William M. Larkin’s reputation for being a tough character outlasted his lifetime.
Known as “The Meanest Man in Pasco County,” some people still recall that moniker applied to the Dade City man, nearly a half century after his death in 1973.
Larkin reinforced that image by keeping a single-shot .22 rifle in the gun rack of his truck — a statement that often left a lasting impression with young cowboys.
“Someone once wrote a letter to him, but they didn’t know his address,” said Bobby Tesar, recalling Larkin’s legendary reputation. “So, they addressed the letter to “The Meanest Man in Pasco County”—and he got the letter!”
But, Larkin is known around Pasco County for much more than being considered a man with a difficult disposition.
During his lifetime, he was a cattleman and lawyer, a member of the Pasco County School Board and the chairman of the Southwest Florida Water Management District.
He established the first Santa Gertrudis herd in Florida in the early 1940s.
“He gave the first bull “Rex” water and hay while penned in his side yard on Church Avenue,” said Ray Battle, who is Larkin’s cousin.
Larkin transported Rex from Texas, in a trailer he pulled with his own car.
Larkin’s neighbors soon would learn all about Rex and about Pancho, a 6-foot tall sire brought to Dade City from the world-famous King Ranch in south Texas. That ranch, founded in 1853, now stretches into six Texas counties, encompassing 825,000 acres.
The Larkins made frequent trips to King Ranch, to expand their cattle herd in Pasco County.
In 1940, the United States Department of Agriculture recognized what Larkin already knew: Santa Gertrudis was a distinctive beef breed, adaptable to most climates.
“A Santa Gertrudis female can remain in production well past her 12th birthday and may stay in the breeding herd as long as 18 years,” reports the current Santa Gertrudis Breeders International website.
Gaining additional calves over other cattlemen in Pasco County was perhaps a key reason that Larkin began searching for more land.
Another primary reason was the success of his law practice that he operated along with his brother, E. B. Larkin.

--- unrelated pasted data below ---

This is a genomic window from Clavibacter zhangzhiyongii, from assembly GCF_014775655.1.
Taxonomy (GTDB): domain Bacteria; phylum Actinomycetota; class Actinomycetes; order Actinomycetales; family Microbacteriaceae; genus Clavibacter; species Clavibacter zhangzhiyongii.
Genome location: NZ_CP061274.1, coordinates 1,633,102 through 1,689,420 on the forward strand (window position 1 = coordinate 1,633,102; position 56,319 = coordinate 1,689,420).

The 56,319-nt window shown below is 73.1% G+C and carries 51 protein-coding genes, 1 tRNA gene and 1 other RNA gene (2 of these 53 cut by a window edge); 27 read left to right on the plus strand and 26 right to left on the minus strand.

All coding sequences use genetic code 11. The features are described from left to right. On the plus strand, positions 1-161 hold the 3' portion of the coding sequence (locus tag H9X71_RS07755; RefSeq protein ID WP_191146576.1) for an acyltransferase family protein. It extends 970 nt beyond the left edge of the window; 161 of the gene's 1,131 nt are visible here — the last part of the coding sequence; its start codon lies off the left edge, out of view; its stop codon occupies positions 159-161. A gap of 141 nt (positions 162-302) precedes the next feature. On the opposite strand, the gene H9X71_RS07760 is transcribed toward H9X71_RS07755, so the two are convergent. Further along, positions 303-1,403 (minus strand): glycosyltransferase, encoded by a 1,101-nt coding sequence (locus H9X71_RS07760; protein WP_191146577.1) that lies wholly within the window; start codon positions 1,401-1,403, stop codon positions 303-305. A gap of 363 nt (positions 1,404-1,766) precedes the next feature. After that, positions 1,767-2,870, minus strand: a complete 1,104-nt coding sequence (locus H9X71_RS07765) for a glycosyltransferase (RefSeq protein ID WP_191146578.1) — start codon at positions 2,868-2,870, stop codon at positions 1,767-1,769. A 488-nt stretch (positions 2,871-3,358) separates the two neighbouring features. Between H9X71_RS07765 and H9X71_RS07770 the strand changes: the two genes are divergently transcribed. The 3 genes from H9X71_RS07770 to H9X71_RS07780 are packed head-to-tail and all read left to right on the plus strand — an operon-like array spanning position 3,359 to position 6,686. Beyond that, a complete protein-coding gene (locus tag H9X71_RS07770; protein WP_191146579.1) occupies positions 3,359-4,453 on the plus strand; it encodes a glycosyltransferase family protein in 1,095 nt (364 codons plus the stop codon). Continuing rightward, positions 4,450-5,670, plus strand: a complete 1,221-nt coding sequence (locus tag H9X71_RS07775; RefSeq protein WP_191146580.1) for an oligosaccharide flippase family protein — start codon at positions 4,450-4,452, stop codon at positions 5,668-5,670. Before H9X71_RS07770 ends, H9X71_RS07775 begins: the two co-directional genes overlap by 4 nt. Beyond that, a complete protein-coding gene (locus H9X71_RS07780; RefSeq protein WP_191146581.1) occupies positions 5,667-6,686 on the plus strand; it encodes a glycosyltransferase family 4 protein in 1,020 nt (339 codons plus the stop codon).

Larkin’s law practice enabled him to begin extensive land buying, including acreage along the Withlacoochee and Hillsborough rivers, Battle said.
“He also had his eye on some rich land north of Dade City, which he got from 41 different property owners,” Battle added.
With hundreds of acres along County Road 35-A (Old Lakeland Highway) and the Atlantic Coastline Railroad, Larkin would complain that the exit to his ranch was blocked whenever the train was parked there for long periods of time.
At breakfast one morning at the Crest Restaurant, Larkin told Charles Edwards that the train had pulled away that day with nearly half of the cars left behind.
“He said that he disconnected them!” Edwards recalled.
“I asked him about it a few months later, and he said they hadn’t parked there again,” Edwards added.
Larkin used the railroad to his advantage when unloading large bulldozers at the depot to help begin constructing levees on that rich land north of Dade City.
Draining the swampy marshes with high hammocks into improved pasture “required a dragline and expensive labor,” Battle explained.
Larkin also brought seven pumps with 28-inch propellers from South Florida to discharge water into what became the Duck Lake Canal.
The canal remains a major drainage system, along with the Larkin Canal, for the greater Dade City area and that rich land still known as “The Little Everglades Ranch.”
Larkin was responsible for drafting the fence law for the Florida Legislature, and because of its 1949 passage, Florida remains a ”closed range” state — making cattle drives through the state’s towns and cities a thing of the past.
To abide by the ruling and to keep cattle on his own land, Larkin fenced 15,000 acres, stretching from north Dade City to south of the Polk County line.
So in addition to his reputation for being difficult, Larkin was known for quite a few accomplishments.
Plus, not everyone believed he was mean.
Kitty Register Fisher recalls the time when her father was in the hospital and her mother had just lost a baby.
“We were getting really low on food, and Mr. Larkin showed up with food to help us.
“To my family he was a good man,” Fisher said.
Could it be — that beneath that tough exterior — William M. Larkin, of Dade City, was actually a nice guy?
Doug Sanders has a penchant for unearthing interesting stories about local history. His sleuthing skills have been developed through his experiences in newspaper and government work. If you have an idea for a future history column, contact Doug at .
Published March 22, 2017